This is part 2 of a number of short blogs about the healthcare business ecosystem. In blog 1 I explained what a business ecosystem is and what’s the origin of the term.
All stakeholders make up a business ecosystem
An ecosystem is a group of organizations and people sharing goals and activities. In healthcare it concerns all companies, regardless of their legal status, that are active in the field of health & care. So it collects all stakeholders. Within the ecosystem, organizations are the first analytic level, followed by a focus on important individuals.
There are no fixed or agreed classifications for players in a business ecosystem. However, some categories are widely used all over the world. We use them to identify six main categories of players in the healthcare ecosystem healthnode as well:
- companies: supply goods and services within health & care
- healthcare providers: the core of their existence is medical care and services
- government: active in policy, administration and lobbying in the health & care sector. Including sector organizations and intermediary organizations
- research and education: the core of their existence is research and education
- investors: providing capital and funding for health entrepreneurship
- patients and patient groups
Their combinations define the strength of the healthcare ecosystem
The strenght of the ecosystem is defined by the amount and type of interactions between care organizations, companies, investors, policy, patient groups and research and education. Fast, frequent and dynamic interactions are necessary to have strong healthcare ecosystems: driving changes within a global economy.
This is where ecosystems are different from ‘classical’ analyses. The latter map separate parts of an ecosystem and do so by using classical labels (so-called NACE-codes). It makes the business ecosystem-analysis more suitable to spot new forms of entrepreneurship and technological innovations.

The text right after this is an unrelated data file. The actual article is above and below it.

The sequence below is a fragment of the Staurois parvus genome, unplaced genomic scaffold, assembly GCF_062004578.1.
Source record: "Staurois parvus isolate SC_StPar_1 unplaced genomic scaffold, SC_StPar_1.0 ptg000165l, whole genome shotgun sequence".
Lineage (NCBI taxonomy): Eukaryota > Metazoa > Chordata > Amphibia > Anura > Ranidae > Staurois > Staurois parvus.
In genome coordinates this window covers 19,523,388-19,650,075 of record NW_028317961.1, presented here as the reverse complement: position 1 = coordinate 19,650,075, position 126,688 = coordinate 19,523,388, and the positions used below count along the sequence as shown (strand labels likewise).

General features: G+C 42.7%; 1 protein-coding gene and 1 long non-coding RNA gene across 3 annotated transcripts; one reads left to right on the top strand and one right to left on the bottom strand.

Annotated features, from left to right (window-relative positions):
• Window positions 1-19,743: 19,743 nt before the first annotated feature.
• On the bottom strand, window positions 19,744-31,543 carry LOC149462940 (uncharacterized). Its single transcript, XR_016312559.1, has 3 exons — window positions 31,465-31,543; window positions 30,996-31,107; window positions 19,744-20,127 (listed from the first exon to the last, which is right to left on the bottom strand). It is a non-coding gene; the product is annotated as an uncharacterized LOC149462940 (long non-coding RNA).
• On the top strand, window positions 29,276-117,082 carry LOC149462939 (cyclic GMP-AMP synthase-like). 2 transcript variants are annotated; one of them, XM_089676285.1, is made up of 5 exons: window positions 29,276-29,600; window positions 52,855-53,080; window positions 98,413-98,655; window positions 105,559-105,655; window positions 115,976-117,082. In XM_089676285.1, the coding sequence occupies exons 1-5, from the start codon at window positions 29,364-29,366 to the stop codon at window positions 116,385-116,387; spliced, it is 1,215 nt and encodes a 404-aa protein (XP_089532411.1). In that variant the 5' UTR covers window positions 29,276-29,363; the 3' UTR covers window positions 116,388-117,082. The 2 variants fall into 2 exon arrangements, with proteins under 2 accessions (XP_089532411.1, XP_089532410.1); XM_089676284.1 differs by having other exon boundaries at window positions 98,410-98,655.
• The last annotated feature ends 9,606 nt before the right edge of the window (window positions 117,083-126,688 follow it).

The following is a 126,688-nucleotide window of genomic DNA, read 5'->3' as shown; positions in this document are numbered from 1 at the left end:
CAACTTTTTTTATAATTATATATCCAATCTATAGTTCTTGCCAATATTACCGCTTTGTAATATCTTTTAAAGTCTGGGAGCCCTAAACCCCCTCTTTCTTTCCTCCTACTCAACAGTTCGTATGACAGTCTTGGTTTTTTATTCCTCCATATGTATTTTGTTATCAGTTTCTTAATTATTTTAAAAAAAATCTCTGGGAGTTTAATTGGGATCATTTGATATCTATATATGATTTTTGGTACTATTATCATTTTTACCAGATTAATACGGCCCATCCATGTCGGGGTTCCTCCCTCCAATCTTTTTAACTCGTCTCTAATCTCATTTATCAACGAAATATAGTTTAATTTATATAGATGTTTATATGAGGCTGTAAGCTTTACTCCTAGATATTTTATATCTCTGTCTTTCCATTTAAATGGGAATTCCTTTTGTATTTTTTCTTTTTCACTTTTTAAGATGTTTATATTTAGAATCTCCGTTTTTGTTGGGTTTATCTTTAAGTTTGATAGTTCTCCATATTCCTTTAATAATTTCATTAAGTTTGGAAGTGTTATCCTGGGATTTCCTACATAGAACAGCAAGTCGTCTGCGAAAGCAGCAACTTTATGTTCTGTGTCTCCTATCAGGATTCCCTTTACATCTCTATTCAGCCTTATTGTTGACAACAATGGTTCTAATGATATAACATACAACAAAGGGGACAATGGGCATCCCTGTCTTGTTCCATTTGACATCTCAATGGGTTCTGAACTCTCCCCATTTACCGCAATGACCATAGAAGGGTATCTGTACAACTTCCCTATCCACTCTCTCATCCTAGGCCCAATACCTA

Sub-ecosystems within healthcare
It’s possible to identify sub-ecosystems within healthcare, based on specific activities or domains, for example a sub-ecosystem of medical technology. In order to have an impact, also sub-ecosystems will need to have the six main categories of players present and interacting with each other.
Within the healthnode digital ecosystem, we have labeled all stakeholders to a ‘sector’ (and sometimes also to a sub-sector), so you can see dynamic sub-ecoystems. And you can analyse the subarea interacting with the entire healthcare ecosystem.
For example, Digital Health is a separate sector section and has these sub-sectors:
- caretech: technology that supports the care process
- healthtech: technology supporting general health and/or is mainly used by the end-user.
- lifetech: technology supporting the development of lifesciences
- medtech: medical technology; digital health supporting medical services; is mainly used by the medical professional
Other branches within the health ecosystem are: child and youth care, elderly care, pharma, insurance, ICT, etc.
Location and maturity of players
The health ecosystem can be more or less vibrant in a region or city, depending on the amount and specialisation of stakeholders. But also depending on the maturity of players: a good ecosystem needs a balanced mix of startup, scaleup and mature companies.
Ecosystem members have certain features; but they also take specific roles and positions into the dynamic of the ecosystem. That’s what blog 3 will be about.